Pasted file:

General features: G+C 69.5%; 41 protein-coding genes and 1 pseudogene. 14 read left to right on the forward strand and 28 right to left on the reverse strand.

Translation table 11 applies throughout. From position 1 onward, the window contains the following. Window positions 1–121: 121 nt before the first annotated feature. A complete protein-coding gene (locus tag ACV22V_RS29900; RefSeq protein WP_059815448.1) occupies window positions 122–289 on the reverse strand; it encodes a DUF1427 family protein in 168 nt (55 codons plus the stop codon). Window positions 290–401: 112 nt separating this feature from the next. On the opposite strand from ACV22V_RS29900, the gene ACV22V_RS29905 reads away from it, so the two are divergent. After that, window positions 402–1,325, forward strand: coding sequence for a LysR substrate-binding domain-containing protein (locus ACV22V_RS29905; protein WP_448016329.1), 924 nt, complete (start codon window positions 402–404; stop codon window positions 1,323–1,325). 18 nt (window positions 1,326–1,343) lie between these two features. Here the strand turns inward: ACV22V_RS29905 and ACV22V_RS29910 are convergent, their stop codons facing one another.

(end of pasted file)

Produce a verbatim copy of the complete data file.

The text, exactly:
General features: G+C 69.5%; 41 protein-coding genes and 1 pseudogene. 14 read left to right on the forward strand and 28 right to left on the reverse strand.

Translation table 11 applies throughout. From position 1 onward, the window contains the following. Window positions 1–121: 121 nt before the first annotated feature. A complete protein-coding gene (locus tag ACV22V_RS29900; RefSeq protein WP_059815448.1) occupies window positions 122–289 on the reverse strand; it encodes a DUF1427 family protein in 168 nt (55 codons plus the stop codon). Window positions 290–401: 112 nt separating this feature from the next. On the opposite strand from ACV22V_RS29900, the gene ACV22V_RS29905 reads away from it, so the two are divergent. After that, window positions 402–1,325, forward strand: coding sequence for a LysR substrate-binding domain-containing protein (locus ACV22V_RS29905; protein WP_448016329.1), 924 nt, complete (start codon window positions 402–404; stop codon window positions 1,323–1,325). 18 nt (window positions 1,326–1,343) lie between these two features. Here the strand turns inward: ACV22V_RS29905 and ACV22V_RS29910 are convergent, their stop codons facing one another.